Take care of yourself firstiStock/peopleimages
Our drive to please others comes from biology—our ancestors depended on others for survival. Even today, we still seek social acceptance and connection, and caring for others gives us a sense of purpose. But when we are too focused on pleasing others, research shows that we tend to neglect ourselves. “People pleasing can be a very detrimental way of living,” says Deborah Serani, PsyD, a psychologist, award-winning author of Living With Depression, and a professor at Adelphi University. “The trouble happens when you make others a priority and don’t truly tend to your own needs. Many people pleasers measure their worth by what they do for others, and never learn the value of who they are without the giving, doing, and pleasing.” So how can you break free from that cycle? “The first step in achieving better boundaries is believing that self-care is a necessity, not a luxury,” says Sherry Pagoto, PhD, a psychologist and professor of medicine at the University of Massachusetts Medical School. “Imagine you are the driver for a Red Cross truck delivering food and water to hurricane victims. If you are in such a hurry to help every single victim that you don’t stop once in a while to refuel the truck, eventually you will be stalled on the side of the road helping no one. Think of the time you put into self-care as your fuel stops.”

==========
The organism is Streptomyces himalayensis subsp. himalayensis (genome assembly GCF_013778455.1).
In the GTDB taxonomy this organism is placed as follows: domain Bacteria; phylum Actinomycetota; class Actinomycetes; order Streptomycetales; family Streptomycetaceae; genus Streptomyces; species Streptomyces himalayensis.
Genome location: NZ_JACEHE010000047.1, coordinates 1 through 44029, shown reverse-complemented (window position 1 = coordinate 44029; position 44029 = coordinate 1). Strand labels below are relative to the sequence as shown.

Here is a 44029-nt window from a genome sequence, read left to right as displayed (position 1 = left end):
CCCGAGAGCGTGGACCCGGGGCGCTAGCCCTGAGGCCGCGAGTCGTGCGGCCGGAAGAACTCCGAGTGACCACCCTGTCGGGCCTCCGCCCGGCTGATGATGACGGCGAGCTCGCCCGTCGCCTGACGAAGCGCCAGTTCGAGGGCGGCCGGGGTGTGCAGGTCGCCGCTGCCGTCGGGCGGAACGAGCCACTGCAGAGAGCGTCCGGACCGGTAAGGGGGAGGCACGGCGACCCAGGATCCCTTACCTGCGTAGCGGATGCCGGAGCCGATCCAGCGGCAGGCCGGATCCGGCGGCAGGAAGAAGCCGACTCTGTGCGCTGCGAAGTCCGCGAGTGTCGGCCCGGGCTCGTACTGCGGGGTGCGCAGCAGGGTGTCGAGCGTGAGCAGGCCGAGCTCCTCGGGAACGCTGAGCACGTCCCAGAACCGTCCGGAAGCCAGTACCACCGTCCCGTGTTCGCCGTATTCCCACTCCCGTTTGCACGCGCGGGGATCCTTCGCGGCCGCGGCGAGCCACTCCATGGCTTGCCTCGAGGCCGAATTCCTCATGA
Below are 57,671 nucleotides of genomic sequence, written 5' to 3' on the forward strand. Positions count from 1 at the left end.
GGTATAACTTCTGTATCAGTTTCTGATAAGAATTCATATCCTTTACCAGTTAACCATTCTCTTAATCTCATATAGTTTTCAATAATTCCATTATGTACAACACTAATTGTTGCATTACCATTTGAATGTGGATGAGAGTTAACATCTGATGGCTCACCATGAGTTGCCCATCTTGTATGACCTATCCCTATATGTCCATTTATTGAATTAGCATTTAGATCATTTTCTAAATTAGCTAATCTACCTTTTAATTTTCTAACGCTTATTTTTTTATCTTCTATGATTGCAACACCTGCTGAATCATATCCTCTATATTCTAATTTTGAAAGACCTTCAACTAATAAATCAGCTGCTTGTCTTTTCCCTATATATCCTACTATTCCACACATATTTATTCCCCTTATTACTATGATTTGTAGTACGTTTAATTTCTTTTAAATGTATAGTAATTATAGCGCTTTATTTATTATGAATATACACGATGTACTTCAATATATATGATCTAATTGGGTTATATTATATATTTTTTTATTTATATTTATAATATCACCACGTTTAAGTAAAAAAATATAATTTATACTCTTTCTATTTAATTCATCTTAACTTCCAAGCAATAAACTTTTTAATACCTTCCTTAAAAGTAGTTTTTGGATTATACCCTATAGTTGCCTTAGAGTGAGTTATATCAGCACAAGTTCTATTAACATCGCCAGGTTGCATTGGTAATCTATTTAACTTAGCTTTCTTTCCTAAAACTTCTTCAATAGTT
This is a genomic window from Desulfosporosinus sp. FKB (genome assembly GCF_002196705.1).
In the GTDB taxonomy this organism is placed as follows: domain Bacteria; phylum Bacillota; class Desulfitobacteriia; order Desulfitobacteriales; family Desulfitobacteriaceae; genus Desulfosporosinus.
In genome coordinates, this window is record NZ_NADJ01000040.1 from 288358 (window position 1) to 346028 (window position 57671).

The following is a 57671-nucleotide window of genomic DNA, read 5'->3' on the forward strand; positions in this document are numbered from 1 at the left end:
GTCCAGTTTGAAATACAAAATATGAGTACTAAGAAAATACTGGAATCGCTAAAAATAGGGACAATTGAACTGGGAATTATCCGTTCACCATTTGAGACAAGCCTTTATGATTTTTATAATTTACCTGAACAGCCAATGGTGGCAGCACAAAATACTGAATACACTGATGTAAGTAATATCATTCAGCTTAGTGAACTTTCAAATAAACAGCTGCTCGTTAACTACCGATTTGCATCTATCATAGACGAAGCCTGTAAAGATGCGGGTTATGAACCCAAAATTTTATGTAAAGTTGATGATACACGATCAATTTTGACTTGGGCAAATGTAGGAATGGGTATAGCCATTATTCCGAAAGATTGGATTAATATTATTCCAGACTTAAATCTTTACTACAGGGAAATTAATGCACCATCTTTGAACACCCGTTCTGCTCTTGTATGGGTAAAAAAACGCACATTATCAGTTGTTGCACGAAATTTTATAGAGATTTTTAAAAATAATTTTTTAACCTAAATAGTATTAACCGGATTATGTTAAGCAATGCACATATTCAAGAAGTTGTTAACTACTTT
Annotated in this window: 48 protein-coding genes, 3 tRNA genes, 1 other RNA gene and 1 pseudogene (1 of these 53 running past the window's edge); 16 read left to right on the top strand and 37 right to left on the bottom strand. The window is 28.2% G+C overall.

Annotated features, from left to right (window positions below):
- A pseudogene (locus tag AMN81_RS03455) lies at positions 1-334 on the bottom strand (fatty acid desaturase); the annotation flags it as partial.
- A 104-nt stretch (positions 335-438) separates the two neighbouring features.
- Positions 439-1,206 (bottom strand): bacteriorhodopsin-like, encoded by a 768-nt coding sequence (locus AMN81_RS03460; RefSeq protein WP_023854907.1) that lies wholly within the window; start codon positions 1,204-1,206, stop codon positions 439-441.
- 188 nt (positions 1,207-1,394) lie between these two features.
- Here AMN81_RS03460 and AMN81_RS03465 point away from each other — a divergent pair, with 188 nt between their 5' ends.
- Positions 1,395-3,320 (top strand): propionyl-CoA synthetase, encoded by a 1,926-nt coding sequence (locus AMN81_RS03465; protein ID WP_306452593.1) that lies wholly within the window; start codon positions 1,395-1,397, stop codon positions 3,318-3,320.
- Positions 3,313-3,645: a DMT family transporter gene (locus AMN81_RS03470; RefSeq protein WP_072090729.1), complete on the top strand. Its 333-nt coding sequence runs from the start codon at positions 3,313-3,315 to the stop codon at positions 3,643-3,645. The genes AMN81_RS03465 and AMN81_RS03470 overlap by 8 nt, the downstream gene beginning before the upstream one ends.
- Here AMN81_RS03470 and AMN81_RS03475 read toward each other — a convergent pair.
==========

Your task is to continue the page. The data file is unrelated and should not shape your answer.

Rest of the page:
Strike a balanceiStock/martin-dimitrov
According to Mental Health America, a “co-dependent” in a relationship places others’ welfare before their own, losing contact with their own needs, desires, and sense of self. This unbalance can develop as early as childhood, and can lead to people pleasing in adulthood. “Being raised in an environment in which love was conditional, caretakers were emotionally unavailable, or when even small mistakes were severely punished can lead children to develop a strong fear of disappointing others,” Dr. Pagoto says. “This carries on through our lives.” Recognizing these patterns can help you break free of them and tip the scale back in your favor, so your life isn’t solely about others. These are clear signs of a healthy relationship.